In celebration of Earth Day, Whole Foods Market made a big change at the fish counter: The stores no longer sell seafood with red warning labels, as part of their commitment to ocean-friendly seafood.
Whole Foods initially partnered with the Blue Ocean Institute and Monterey Bay Aquarium to create a color coded system with green, yellow and red labels to help buyers become aware of the sustainability of their prospective dinner. The red-rated seafood denoted unsustainable fishing practices or overfishing of a species. Continue reading
As you learned in our recent story, many Clean Plates-approved chefs have found purveyors of sustainably sourced seafood, but what about individuals? How can you ensure the fish you buy or dine on is sustainable and safe? Kate McLaughlin, Seafood Program Director at Blue Ocean Institute, is here to help.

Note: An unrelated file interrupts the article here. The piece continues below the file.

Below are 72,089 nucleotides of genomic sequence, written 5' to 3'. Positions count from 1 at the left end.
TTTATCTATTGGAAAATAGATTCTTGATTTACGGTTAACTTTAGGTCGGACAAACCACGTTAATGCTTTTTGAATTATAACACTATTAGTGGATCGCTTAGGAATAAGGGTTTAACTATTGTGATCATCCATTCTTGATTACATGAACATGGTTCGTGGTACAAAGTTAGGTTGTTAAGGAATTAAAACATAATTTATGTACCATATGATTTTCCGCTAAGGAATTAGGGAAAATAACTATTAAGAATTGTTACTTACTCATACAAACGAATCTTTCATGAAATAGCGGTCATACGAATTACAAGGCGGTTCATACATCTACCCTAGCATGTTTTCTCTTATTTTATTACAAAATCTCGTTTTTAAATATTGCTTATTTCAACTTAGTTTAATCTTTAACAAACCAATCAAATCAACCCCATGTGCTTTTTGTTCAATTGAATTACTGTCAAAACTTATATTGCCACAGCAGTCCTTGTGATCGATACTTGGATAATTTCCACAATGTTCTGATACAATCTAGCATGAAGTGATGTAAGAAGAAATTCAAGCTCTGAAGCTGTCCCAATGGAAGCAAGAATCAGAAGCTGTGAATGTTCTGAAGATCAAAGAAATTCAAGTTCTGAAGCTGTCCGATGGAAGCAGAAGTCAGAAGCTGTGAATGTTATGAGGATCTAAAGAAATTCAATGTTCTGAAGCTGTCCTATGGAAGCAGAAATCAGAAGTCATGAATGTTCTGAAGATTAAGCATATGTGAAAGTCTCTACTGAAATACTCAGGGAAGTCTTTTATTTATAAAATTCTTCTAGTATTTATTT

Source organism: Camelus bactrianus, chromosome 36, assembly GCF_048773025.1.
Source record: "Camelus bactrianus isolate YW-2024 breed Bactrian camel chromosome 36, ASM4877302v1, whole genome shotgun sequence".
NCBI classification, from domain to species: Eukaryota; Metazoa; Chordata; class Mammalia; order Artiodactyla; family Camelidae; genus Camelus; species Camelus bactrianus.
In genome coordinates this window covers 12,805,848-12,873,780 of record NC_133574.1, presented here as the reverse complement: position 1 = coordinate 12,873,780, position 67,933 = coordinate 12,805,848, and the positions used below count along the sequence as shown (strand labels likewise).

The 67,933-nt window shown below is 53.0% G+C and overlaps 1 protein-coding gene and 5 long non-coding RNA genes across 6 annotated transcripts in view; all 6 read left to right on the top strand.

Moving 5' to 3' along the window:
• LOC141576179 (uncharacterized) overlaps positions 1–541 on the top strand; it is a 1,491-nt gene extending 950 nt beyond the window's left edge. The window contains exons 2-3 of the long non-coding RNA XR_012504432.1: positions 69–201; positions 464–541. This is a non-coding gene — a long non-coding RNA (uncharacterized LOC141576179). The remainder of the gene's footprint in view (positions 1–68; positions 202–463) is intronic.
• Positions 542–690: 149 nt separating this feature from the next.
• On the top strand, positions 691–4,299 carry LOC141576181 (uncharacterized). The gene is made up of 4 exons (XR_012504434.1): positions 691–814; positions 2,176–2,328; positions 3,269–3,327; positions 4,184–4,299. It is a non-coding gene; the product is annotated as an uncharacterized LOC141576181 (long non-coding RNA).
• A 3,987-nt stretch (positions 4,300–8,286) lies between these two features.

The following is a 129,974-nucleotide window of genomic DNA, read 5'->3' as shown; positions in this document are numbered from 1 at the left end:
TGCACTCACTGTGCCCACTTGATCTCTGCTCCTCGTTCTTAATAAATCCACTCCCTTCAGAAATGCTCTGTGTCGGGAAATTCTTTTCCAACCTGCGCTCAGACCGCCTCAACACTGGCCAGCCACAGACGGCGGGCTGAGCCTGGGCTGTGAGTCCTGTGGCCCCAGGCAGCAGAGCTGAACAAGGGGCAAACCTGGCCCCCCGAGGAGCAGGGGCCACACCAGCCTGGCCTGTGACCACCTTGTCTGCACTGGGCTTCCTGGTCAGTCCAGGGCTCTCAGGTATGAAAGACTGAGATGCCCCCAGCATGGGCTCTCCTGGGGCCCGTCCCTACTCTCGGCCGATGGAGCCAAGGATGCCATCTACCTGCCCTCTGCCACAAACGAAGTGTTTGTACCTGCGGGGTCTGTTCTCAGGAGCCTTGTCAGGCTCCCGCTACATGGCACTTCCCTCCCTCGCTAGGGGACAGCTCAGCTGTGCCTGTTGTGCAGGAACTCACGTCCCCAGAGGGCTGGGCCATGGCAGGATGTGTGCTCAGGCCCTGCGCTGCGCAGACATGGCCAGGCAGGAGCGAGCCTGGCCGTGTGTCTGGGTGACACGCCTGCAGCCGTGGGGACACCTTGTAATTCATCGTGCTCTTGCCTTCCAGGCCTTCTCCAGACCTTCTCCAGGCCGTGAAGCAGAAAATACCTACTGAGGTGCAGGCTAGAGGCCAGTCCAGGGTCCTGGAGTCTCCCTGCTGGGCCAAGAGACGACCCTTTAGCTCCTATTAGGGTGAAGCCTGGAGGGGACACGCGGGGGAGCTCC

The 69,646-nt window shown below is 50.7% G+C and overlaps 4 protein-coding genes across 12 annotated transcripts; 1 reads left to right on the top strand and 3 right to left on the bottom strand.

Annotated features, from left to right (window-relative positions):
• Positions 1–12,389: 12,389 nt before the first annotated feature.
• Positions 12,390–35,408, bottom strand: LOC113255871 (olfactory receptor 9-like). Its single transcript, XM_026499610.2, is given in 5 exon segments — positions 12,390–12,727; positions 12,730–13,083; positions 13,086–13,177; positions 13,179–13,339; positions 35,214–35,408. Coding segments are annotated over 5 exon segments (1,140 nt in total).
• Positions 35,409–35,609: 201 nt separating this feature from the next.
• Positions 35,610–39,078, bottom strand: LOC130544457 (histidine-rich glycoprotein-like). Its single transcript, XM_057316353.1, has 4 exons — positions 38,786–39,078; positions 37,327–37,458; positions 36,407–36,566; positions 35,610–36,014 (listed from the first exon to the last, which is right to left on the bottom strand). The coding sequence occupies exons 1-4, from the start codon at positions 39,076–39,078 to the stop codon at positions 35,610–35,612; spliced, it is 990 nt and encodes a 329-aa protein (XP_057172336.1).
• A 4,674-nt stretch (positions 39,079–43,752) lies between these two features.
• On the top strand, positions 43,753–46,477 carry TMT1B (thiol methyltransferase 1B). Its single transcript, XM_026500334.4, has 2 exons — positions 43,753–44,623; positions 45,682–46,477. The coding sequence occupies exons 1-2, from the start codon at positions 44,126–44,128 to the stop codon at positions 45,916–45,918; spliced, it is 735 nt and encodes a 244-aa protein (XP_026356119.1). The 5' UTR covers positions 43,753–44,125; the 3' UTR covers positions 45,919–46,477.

How do you define “ocean-friendly” seafood?
Ocean-friendly seafood can be wild-caught or farmed. If wild-caught, it should come from a healthy population and be caught with minimal impact on other populations and the marine habitat. If farmed, it should be raised using methods that cause little damage to the environment and have minimal impact on wild populations. Few of the farmed fish should be able to escape, and they shouldn’t be fed large quantities of wild fish. Continue reading